Monday, April 5, 2010

Perfect Mothers

Dear Soccer/Hippie/Overly Opinionated/Overly Involved Moms,

I am finding it increasingly difficult to relate to, let alone tolerate, you... and it is leading to some pretty serious urges to slap your hand and tell you "NO" like I would to my own toddler. (Oh yes, you read that correctly; we use hand-slaps in my house. Feel free to report me to CPS.) Whether it is my own insecurities or not, I resent feeling inadequate when compared to your Mothering Might.

The last I checked, all capable, loving, sane and otherwise "good" mothers do the following with their children:
1. Feed them
2. Clothe them
3. Diaper them
4. Play with them
5. Watch them

I fail, then, to understand why there is a 'holier than thou' attitude amongst us moms. Aren't we all on the same, spit-up covered side?

Since I already have enough crap on my hands, what with my son's increasingly disturbing diapers, I have brainstormed a (brief) list of "behavior modification" suggestions.

1. Stop acting like the food you provide your child is the freaking Bread of Life.

(So what if you provide Jr. with all-organic, homemade, gluten-free mush? I'm guessing it comes out the same way that my frozen fish stick meals do. Don't believe me? Feel free to stop by Bruce's daycare in about, oh, 45 minutes... I'm sure he'll have a fresh example just for you.)

2. Making your child's clothing, or spending $50 on a name brand onesie does not a great mother make. Stop acting like it does.
(It does, however, make you come across as extremely condescending when you preach about this in chat rooms, at play dates, and in casual passing. I don't care if you raise the sheep, shear them, spin, dye, and weave the wool yourself; making your child's clothes is a great thing... for you. I, however, don't have the time or talent to do so. I also don't have the interest. When it comes to spending large amounts of money on something your child will grow out of in a month (if you're even that lucky), well, great. I think it's stupid but, most importantly, it's passing along the belief to your children that they just have to have whatever is most popular. I can't wait to see how THAT turns out.)

3. Preaching about your chosen method of diapering makes you sound like a freaking hippie.

(This is where my bias will come raging to the forefront. I, like most mothers-to-be, considered the pros and cons of cloth diapering vs. disposable diapers; the effect on the environment, the cost, the convenience and, most importantly, the effect on my child's butt. When Bruce was born, the choice was clear for my husband and I, and disposable it was (and is). Here is where I get a little pissed (pun intended):
Asking how another mom diapers her kid? Totally fine.
Proceeding to tell her, whether directly or passive-aggressively, about the evils of her chosen method? Grounds for throwing a mashed-banana diaper in her face.
You have your routes, I have mine. LEAVE IT ALONE ALREADY.)

4. Play should be fun... not dysfunctional.
(Whether on a play date or spending some good old fashioned 'tummy time' on the floor, do you know how to play with your child? I mean, actual play; that thing you do when your entire existence, for that moment, is comprised of trying to make your little tyke coo, laugh, or smile. That's it. When did the point of playtime become expanding your two month-old's vocabulary, or teaching your toddler the violin? Children only get so long to live life completely worry-free, so why would you cheat them of that simple, sweet quality time? Think back to when you were a kid, coloring in your favorite _____ coloring book (for me, it was Barbie). How would it feel if your mom took it away and replaced it with a book on fractions?)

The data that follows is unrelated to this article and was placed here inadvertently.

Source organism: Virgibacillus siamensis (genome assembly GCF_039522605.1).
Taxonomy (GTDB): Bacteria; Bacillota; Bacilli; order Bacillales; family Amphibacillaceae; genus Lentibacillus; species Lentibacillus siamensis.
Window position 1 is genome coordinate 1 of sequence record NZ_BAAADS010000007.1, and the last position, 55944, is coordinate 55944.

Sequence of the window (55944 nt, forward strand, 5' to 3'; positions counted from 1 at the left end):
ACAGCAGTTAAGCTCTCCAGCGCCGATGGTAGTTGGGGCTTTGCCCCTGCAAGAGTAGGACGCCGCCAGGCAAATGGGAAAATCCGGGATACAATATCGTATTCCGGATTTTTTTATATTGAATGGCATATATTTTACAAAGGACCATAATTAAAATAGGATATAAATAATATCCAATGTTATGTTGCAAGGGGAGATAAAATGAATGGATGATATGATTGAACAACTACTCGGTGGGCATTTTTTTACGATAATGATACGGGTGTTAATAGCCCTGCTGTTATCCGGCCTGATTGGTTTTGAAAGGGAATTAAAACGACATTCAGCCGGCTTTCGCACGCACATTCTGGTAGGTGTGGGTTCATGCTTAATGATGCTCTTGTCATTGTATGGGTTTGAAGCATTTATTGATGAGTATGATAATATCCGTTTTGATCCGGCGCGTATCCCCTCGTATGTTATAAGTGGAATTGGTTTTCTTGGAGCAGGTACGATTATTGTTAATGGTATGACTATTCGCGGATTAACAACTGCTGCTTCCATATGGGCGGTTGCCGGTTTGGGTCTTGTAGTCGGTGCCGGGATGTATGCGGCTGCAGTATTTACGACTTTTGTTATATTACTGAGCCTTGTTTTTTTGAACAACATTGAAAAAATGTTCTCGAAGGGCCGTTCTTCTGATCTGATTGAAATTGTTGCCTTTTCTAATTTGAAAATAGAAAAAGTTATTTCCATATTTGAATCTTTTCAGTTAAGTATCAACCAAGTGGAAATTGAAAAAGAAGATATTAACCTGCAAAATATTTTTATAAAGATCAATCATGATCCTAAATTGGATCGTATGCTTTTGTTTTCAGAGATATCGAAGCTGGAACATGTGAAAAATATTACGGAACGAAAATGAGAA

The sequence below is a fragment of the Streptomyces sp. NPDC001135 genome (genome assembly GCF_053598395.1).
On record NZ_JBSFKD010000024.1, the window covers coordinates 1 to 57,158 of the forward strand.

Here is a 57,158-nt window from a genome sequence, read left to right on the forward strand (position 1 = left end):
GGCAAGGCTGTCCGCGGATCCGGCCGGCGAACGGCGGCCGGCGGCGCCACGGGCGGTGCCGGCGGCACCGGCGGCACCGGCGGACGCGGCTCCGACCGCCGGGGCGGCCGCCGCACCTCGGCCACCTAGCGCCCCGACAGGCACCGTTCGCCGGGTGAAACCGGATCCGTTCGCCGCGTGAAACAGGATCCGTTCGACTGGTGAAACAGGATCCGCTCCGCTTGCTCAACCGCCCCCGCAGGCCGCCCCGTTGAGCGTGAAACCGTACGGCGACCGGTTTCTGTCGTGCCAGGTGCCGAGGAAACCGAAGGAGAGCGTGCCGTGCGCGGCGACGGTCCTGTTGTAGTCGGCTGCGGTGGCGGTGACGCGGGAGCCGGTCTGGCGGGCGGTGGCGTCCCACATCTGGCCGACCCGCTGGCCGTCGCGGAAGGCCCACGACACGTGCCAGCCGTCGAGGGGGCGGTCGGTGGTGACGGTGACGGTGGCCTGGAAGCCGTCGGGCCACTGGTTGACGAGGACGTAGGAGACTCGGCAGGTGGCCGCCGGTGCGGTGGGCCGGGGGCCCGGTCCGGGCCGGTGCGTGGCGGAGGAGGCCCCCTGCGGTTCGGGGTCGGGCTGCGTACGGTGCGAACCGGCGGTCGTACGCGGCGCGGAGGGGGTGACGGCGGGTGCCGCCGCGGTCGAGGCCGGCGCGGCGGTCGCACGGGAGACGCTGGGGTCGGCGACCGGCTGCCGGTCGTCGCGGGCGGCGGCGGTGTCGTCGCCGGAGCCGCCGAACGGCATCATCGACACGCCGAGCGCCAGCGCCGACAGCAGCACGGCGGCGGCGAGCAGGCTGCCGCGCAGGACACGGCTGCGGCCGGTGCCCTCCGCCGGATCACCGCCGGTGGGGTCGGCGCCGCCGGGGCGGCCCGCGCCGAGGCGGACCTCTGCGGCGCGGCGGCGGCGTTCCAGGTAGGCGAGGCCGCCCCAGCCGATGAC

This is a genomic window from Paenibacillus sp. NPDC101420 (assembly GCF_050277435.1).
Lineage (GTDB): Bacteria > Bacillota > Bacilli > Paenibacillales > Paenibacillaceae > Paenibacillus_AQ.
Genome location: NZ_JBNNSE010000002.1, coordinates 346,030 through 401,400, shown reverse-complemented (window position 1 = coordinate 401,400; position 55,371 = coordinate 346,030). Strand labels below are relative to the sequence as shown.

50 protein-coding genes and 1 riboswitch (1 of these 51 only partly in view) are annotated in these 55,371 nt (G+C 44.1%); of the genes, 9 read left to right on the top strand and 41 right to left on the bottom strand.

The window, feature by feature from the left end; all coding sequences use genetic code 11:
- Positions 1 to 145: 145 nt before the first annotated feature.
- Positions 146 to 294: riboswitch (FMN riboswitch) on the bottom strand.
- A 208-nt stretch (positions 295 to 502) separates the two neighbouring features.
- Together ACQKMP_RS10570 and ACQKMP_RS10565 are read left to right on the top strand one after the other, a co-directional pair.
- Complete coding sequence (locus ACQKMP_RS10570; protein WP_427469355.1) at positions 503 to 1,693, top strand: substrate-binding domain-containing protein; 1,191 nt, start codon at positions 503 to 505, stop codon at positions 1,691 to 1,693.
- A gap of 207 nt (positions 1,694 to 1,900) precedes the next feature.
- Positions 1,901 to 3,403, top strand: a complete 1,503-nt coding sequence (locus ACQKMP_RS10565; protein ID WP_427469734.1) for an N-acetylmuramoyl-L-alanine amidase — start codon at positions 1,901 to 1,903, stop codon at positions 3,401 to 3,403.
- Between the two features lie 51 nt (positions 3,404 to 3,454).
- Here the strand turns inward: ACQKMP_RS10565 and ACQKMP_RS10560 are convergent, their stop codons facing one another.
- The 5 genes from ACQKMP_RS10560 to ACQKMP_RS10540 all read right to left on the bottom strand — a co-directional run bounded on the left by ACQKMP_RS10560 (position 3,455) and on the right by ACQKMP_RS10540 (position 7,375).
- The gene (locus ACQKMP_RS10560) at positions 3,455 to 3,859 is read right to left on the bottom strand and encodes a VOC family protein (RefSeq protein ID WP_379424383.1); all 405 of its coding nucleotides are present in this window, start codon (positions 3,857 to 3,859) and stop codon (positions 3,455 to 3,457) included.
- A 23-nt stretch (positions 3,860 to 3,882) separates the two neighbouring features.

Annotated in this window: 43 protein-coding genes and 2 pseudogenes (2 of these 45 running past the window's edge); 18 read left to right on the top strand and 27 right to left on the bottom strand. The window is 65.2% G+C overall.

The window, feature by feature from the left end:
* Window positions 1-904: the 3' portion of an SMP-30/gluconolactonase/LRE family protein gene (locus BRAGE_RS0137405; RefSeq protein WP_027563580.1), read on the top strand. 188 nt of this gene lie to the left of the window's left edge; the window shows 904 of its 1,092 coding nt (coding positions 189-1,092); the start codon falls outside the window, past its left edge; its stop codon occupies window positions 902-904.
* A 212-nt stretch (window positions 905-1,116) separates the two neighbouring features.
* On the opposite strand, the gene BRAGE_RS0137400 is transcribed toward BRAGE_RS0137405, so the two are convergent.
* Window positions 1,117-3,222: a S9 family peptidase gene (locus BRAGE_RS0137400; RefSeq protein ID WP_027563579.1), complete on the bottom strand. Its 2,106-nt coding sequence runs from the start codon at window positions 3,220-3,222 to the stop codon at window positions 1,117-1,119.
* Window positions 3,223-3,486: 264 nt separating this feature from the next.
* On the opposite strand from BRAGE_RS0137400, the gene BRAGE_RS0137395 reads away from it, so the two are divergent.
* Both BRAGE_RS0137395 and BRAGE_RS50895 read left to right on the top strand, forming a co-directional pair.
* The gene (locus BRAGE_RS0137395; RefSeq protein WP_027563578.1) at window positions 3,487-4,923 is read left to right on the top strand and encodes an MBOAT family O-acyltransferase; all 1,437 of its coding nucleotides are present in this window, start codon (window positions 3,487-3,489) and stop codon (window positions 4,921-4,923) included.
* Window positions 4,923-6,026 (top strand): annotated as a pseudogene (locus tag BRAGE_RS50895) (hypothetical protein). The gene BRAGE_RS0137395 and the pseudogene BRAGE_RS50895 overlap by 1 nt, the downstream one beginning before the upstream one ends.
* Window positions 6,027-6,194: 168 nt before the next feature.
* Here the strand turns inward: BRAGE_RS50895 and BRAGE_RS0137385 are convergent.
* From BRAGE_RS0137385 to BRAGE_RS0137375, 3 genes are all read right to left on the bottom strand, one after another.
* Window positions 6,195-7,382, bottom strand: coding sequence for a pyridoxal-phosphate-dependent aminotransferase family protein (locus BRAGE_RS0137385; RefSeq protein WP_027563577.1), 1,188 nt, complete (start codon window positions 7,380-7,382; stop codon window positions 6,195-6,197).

5. Quit thinking that daycare is the devil.
(While I completely agree that the ideal situation would be for the mother and father of little Susie Homemaker or Jack Sixpack to stay home all day, every day with their child for the first year, that is next to impossible. Not only is there this small thing called "money" to consider, but you also have to take into account the mother or father's feelings on the matter. In our case, I HAD to go back to work full-time when Bruce was 7 months old; we needed the money, we don't believe in going on DSHS support while I could be working, and I need adult interaction to keep me sane. By looking down on moms who work outside the home, you come across as judgmental, lazy, or ignorant. My holding down an 8 - 5 job with travel and the occasional late-night required doesn't make me less of a mother than you, it just means I go about caring and providing for my son in a different way.)

All-in-all, I'd say this was a very therapeutic letter. I was able to get things off my chest and, if you were to read this, you would (of course) take all of my suggestions to heart and magically transform yourself into the Relate-able, Less Egotistical Super Mom that I know you have inside of you.

Just like every child is different, every approach to mothering is going to differ as well. I respect the hard work and great effort that so many of you go through to provide what you feel to be the best possible environment for your child, and understand feeling so passionate about your chosen route toward child-raising. I hope that your children know how lucky they are to have someone who cares so much for their well-being. Your choices are your own, and no one should make you feel inadequate or unqualified for how you have chosen to raise your precious child.

Now, get ready for the first tattooed President of the PTA, 2014. It'll give you a whole new topic to gossip about, I'm sure.

See you on the playground,


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